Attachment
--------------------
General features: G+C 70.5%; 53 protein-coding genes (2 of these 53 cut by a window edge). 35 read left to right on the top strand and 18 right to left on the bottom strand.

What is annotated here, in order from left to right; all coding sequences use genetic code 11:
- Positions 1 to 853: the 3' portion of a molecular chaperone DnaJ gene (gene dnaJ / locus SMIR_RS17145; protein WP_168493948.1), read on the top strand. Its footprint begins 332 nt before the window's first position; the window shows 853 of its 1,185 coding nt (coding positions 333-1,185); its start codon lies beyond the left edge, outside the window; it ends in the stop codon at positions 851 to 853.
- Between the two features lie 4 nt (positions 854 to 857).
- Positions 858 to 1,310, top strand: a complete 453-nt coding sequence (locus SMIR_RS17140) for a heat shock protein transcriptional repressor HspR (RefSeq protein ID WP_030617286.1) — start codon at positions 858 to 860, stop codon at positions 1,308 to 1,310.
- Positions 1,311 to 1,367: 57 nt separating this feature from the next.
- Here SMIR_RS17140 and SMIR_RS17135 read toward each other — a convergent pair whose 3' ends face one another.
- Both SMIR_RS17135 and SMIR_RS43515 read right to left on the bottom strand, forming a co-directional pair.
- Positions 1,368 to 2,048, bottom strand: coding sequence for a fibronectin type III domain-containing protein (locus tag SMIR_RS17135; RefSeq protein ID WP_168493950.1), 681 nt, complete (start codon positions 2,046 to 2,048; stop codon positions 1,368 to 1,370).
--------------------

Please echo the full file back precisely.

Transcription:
General features: G+C 70.5%; 53 protein-coding genes (2 of these 53 cut by a window edge). 35 read left to right on the top strand and 18 right to left on the bottom strand.

What is annotated here, in order from left to right; all coding sequences use genetic code 11:
- Positions 1 to 853: the 3' portion of a molecular chaperone DnaJ gene (gene dnaJ / locus SMIR_RS17145; protein WP_168493948.1), read on the top strand. Its footprint begins 332 nt before the window's first position; the window shows 853 of its 1,185 coding nt (coding positions 333-1,185); its start codon lies beyond the left edge, outside the window; it ends in the stop codon at positions 851 to 853.
- Between the two features lie 4 nt (positions 854 to 857).
- Positions 858 to 1,310, top strand: a complete 453-nt coding sequence (locus SMIR_RS17140) for a heat shock protein transcriptional repressor HspR (RefSeq protein ID WP_030617286.1) — start codon at positions 858 to 860, stop codon at positions 1,308 to 1,310.
- Positions 1,311 to 1,367: 57 nt separating this feature from the next.
- Here SMIR_RS17140 and SMIR_RS17135 read toward each other — a convergent pair whose 3' ends face one another.
- Both SMIR_RS17135 and SMIR_RS43515 read right to left on the bottom strand, forming a co-directional pair.
- Positions 1,368 to 2,048, bottom strand: coding sequence for a fibronectin type III domain-containing protein (locus tag SMIR_RS17135; RefSeq protein ID WP_168493950.1), 681 nt, complete (start codon positions 2,046 to 2,048; stop codon positions 1,368 to 1,370).